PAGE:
Alternatively or additionally, the alignment status indicator 130 may comprise a suitable display device (e.g., LCD screen) to provide more detailed alignment information to the operator. The information may be used by an operator to determine whether sufficient alignment is achieved to initiate the insertion. As briefly mentioned above, the alignment information may be directly fed to the controller 126 or other suitable processing device to automatically adjust the position/orientation of the housing 140 to a desired alignment condition. In an exemplary embodiment, the alignment information, including acceptable levels of misalignment, may be entered into the device by an operator (e.g., a clinician).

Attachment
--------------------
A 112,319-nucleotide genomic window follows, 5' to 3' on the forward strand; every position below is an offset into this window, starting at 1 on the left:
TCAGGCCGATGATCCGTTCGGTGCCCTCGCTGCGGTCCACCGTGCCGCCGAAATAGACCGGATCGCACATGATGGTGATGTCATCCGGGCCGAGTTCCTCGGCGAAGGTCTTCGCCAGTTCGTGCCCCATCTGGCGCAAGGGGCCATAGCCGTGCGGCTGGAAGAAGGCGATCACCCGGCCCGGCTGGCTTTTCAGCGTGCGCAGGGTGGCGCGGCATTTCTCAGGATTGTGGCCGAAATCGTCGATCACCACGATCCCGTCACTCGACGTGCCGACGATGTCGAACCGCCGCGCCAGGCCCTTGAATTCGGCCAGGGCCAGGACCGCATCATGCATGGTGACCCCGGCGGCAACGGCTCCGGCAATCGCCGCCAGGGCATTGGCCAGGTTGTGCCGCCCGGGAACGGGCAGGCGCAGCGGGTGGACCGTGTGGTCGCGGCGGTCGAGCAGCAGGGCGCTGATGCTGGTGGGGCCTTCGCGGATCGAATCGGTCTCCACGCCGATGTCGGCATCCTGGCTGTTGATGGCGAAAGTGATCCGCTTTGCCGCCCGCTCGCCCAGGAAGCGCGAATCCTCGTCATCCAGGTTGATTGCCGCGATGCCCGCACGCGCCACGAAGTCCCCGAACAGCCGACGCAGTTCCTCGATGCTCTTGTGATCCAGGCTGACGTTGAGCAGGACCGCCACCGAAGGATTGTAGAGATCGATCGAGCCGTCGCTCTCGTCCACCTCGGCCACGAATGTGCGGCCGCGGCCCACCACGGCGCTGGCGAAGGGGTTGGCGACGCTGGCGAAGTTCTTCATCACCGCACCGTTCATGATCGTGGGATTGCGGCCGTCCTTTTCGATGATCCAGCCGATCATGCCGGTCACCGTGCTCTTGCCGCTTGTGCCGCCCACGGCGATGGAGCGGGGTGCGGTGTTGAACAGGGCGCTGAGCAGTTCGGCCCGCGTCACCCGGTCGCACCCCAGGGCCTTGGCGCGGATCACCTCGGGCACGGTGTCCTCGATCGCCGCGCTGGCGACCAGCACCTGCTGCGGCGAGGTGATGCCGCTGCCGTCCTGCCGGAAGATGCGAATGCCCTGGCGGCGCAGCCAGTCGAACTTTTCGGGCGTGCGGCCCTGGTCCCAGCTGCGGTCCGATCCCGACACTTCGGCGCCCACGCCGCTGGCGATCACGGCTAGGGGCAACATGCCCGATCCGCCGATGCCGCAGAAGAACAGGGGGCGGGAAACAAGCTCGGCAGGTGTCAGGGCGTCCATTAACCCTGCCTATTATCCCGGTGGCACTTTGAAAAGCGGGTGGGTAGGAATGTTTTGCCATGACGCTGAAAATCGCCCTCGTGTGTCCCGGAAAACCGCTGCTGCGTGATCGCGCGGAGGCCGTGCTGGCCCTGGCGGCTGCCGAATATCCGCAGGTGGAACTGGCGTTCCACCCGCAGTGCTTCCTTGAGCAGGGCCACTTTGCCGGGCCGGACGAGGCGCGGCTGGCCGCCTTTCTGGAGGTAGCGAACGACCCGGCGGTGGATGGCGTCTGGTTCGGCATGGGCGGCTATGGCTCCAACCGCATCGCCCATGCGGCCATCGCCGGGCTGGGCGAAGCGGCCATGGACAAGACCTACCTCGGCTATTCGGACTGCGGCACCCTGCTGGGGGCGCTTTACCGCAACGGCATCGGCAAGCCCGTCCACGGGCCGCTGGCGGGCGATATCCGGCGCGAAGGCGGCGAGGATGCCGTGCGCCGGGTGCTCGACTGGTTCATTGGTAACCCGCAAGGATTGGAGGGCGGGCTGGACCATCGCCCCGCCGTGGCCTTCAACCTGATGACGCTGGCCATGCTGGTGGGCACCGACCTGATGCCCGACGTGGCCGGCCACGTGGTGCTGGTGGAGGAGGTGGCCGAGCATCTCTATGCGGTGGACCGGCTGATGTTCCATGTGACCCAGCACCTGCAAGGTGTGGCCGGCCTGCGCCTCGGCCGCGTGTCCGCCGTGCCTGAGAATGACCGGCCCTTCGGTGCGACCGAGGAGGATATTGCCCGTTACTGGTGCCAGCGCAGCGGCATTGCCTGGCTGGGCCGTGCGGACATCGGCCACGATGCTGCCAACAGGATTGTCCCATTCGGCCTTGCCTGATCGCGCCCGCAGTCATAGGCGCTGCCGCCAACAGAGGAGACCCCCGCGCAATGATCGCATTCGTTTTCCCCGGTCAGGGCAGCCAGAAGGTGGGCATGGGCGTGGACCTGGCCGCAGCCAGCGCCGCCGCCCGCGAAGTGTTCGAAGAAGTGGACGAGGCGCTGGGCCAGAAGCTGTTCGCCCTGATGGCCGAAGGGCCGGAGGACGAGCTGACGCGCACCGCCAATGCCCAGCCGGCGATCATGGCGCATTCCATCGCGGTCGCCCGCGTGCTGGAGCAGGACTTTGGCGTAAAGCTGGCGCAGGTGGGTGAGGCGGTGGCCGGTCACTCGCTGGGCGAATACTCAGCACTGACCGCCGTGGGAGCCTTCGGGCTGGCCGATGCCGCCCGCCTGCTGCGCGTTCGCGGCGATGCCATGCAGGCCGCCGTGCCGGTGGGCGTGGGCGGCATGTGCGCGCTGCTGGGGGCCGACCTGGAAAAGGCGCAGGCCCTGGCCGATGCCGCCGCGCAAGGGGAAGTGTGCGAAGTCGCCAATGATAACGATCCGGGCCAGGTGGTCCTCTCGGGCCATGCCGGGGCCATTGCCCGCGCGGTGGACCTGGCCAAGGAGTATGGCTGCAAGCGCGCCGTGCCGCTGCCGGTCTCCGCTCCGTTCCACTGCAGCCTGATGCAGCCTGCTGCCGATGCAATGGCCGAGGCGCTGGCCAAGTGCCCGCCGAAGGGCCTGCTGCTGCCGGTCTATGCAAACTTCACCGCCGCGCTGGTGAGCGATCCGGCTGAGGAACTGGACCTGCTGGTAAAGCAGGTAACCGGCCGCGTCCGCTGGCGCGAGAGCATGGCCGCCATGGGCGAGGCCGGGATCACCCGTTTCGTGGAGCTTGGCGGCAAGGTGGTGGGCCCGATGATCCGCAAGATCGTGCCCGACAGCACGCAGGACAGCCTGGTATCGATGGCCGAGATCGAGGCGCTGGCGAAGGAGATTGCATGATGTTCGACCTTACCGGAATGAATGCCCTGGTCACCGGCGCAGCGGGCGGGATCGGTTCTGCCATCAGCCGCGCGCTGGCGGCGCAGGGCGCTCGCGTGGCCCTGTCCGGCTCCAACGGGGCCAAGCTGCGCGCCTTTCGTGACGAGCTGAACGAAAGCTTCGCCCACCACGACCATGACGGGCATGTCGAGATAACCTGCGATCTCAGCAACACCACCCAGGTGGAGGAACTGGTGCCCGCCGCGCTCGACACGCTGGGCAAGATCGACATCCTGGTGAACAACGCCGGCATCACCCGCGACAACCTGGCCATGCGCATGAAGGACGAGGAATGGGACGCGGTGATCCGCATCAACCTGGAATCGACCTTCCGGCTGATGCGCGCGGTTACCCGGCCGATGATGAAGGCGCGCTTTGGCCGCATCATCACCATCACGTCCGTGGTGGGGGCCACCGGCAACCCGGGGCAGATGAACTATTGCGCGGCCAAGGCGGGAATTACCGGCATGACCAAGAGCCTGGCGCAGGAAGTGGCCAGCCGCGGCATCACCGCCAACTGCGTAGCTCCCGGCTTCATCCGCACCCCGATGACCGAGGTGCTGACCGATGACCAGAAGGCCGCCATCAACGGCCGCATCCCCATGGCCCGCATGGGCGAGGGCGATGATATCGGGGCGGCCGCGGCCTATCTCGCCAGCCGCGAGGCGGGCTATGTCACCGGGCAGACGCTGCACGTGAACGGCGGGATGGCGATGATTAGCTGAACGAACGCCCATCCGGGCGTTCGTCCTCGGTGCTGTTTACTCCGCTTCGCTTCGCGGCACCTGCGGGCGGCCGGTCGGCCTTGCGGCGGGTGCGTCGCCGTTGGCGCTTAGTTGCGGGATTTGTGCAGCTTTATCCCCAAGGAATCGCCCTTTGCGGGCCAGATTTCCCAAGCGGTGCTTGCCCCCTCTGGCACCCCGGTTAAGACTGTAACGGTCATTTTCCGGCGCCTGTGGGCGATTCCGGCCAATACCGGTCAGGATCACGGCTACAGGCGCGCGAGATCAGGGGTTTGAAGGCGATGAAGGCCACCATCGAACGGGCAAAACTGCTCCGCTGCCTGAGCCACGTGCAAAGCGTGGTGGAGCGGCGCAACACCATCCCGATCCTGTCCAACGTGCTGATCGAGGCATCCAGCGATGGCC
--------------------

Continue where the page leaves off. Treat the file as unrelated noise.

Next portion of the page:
As best shown in FIGS. 2, 3, and 4, the alignment detection mechanism may comprise a photodiode/phototransistor pair 170 disposed at a distal end portion of the housing 140. The photodiode/phototransistor pair 170 may be connected to the module 300 via a suitable connection 175 for transmission of data and control signals, for example. As shown in FIG. 4, the photodiode/phototransistor pair 170 may be arranged symmetrically with respect to the piston 180. The photodiode/phototransistor pair 170 may be configured to measure reflection of light from the surface of the target site 500 to determine the distance d.sub.1, d.sub.2 from the tissue site 500 and, thereby, the angular alignment 0 of the implant 200 relative to the tissue site 500. For example, as shown in FIG. 3, each of the photodiode/phototransistor pair 170 may measure its distance d.sub.1, d.sub.2 from the tissue surface 500. The difference (d>−d.sub.2) in the measured distances may be used to determine the angular alignment (.theta.=tan−1.times. x d 1−d 2) of the implant 200 relative to the tissue surface 500, where x is a distance between the photodiode/phototransistor pairs 170. The photodiode/phototransistor pair 170 may be combined with a laser, one or more lenses (e.g., focusing lens, filter lens, etc.), or any other well-known optical techniques to facilitate the topography detection and/or distance measurement.